Sometimes a removal happens while you are with your child – at your home, at a CPS office or even a police station. In these cases, usually you will be able to say “goodbye.” If the removal happens at home, you may be able to help your child pack a few things. Keep in mind, however, that if you get angry and start fighting or yelling you may not be allowed to say “goodbye” or help pack.

Sometimes your child will already be living with someone else because you have agreed to it as part of a safety plan. In this case, your child may not actually be taken from the place she is currently living, but CPS asks for legal custody and might ask to terminate your parental rights by filing a lawsuit. When this lawsuit is filed, it means certain rights and protections for you and your child kick in, but it also starts a legal case that you will only have 12 months to work out.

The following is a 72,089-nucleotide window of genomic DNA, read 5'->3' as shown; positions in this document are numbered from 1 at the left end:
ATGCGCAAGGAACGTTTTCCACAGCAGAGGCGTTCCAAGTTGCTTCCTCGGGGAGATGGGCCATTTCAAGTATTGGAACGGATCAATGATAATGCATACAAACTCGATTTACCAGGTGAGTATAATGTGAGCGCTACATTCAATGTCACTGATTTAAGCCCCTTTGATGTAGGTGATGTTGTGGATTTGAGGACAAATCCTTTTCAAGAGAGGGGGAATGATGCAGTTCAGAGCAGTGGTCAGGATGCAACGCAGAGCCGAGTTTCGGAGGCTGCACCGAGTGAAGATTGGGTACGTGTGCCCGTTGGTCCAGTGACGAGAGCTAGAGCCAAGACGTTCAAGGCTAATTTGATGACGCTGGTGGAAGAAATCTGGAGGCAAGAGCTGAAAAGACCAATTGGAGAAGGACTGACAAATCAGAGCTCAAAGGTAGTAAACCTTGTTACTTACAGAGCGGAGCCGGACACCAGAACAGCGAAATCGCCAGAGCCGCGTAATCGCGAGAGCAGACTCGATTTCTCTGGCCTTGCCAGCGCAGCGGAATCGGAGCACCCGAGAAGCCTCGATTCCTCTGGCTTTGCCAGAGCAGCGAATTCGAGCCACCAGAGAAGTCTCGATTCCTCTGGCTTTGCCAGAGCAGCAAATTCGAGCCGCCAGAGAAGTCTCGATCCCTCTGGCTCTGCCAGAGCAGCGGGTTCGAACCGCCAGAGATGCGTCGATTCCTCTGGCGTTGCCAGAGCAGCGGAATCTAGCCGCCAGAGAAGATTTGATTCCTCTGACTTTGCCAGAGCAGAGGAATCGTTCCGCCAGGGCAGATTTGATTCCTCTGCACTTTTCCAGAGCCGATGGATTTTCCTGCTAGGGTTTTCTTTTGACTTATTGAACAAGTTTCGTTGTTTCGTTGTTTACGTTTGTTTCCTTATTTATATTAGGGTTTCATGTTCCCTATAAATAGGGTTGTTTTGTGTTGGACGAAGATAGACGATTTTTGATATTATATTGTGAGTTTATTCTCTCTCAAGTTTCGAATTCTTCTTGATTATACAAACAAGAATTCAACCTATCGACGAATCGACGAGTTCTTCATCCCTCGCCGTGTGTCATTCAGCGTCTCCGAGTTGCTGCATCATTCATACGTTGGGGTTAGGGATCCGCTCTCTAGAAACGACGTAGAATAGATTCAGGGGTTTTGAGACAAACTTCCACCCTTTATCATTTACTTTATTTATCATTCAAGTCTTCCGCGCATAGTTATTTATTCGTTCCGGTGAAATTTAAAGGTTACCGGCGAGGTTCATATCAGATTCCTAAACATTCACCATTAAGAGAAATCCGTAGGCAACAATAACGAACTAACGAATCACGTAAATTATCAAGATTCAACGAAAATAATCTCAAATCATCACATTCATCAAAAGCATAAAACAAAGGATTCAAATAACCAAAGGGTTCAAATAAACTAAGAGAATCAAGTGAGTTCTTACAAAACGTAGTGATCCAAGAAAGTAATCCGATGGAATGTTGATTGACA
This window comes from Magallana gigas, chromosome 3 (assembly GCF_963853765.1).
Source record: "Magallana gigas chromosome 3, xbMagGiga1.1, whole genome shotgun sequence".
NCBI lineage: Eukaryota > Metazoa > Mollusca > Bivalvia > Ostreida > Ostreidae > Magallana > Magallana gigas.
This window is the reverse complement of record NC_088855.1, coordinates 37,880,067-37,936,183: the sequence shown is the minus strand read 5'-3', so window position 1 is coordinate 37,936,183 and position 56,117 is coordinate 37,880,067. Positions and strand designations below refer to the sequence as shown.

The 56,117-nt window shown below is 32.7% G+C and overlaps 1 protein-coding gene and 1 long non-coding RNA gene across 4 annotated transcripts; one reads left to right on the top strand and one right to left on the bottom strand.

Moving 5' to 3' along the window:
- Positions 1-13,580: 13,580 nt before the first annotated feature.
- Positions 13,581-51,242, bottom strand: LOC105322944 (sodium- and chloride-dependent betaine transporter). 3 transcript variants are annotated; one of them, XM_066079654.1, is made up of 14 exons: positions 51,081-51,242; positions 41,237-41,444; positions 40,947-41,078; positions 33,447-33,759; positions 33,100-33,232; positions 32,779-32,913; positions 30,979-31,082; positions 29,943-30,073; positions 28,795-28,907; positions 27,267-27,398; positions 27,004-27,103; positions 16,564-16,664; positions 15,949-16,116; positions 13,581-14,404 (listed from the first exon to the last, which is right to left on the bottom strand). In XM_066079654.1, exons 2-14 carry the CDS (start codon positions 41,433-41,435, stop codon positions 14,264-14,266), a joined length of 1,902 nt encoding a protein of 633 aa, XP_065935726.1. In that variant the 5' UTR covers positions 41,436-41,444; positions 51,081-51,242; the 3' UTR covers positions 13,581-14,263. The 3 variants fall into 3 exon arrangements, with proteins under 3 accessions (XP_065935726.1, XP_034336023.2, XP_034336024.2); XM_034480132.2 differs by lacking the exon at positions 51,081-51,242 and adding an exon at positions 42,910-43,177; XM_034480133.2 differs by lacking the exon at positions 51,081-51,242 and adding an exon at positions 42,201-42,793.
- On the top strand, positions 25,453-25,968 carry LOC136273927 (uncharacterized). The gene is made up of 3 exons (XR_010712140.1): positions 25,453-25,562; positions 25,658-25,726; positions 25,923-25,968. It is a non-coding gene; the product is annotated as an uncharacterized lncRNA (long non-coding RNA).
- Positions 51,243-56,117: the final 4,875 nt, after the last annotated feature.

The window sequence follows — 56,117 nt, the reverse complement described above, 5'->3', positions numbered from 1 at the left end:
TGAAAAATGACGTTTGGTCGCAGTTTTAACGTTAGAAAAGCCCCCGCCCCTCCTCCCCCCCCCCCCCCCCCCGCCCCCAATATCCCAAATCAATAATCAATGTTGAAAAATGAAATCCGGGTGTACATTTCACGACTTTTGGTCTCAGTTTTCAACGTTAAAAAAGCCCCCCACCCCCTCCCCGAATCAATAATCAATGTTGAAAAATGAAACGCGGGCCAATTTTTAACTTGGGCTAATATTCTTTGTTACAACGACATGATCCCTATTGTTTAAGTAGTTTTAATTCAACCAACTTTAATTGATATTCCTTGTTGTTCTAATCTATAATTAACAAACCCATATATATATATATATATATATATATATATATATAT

Your Cooperation: If you have already been working with CPS, CPS may tell you about the removal in advance to give you time to prepare your child.

If CPS believes that your child is in immediate danger, the removal may happen quickly and without warning. This will be scary for both you and your child. It is important to remember that in these cases nothing you say or do will stop what is happening, but how you act at that moment can have a big impact on how your child feels about what is happening.

You may want to try to hold on to your child and keep CPS from taking her, but this will only make things worse. You may also want to fight or yell at the CPS workers, but that will only upset your child more. You should never assault or get violent with a CPS caseworker or any law enforcement officer involved in the removal of your child because that can result in you going to jail and facing prosecution. This will only make getting your child returned to your care more difficult. If you can remain calm, hopefully your child will be less scared and CPS will appreciate your cooperation.

Staying calm doesn’t mean that you are giving up your child for good. It just means that you understand you will have to go to court and show that you are a safe parent before you can get him back.